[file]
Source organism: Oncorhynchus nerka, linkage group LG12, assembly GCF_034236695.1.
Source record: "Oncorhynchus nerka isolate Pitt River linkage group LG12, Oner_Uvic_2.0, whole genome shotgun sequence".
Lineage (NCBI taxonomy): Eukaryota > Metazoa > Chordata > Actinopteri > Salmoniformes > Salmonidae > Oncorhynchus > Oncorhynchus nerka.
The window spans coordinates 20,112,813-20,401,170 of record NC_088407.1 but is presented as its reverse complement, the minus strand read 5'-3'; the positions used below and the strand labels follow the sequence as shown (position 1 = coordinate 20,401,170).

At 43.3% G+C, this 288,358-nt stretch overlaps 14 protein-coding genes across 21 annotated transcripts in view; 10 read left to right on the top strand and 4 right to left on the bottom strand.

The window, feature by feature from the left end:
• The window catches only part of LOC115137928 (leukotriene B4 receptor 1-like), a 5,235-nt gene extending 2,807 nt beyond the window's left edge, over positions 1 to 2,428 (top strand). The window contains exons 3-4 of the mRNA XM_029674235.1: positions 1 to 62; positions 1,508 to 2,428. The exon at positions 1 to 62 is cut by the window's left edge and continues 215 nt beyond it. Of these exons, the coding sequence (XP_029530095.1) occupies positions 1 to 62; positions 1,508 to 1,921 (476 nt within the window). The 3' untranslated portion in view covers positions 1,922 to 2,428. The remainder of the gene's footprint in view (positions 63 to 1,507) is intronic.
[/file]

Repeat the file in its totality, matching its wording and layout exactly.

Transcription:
Source organism: Oncorhynchus nerka, linkage group LG12, assembly GCF_034236695.1.
Source record: "Oncorhynchus nerka isolate Pitt River linkage group LG12, Oner_Uvic_2.0, whole genome shotgun sequence".
Lineage (NCBI taxonomy): Eukaryota > Metazoa > Chordata > Actinopteri > Salmoniformes > Salmonidae > Oncorhynchus > Oncorhynchus nerka.
The window spans coordinates 20,112,813-20,401,170 of record NC_088407.1 but is presented as its reverse complement, the minus strand read 5'-3'; the positions used below and the strand labels follow the sequence as shown (position 1 = coordinate 20,401,170).

At 43.3% G+C, this 288,358-nt stretch overlaps 14 protein-coding genes across 21 annotated transcripts in view; 10 read left to right on the top strand and 4 right to left on the bottom strand.

The window, feature by feature from the left end:
• The window catches only part of LOC115137928 (leukotriene B4 receptor 1-like), a 5,235-nt gene extending 2,807 nt beyond the window's left edge, over positions 1 to 2,428 (top strand). The window contains exons 3-4 of the mRNA XM_029674235.1: positions 1 to 62; positions 1,508 to 2,428. The exon at positions 1 to 62 is cut by the window's left edge and continues 215 nt beyond it. Of these exons, the coding sequence (XP_029530095.1) occupies positions 1 to 62; positions 1,508 to 1,921 (476 nt within the window). The 3' untranslated portion in view covers positions 1,922 to 2,428. The remainder of the gene's footprint in view (positions 63 to 1,507) is intronic.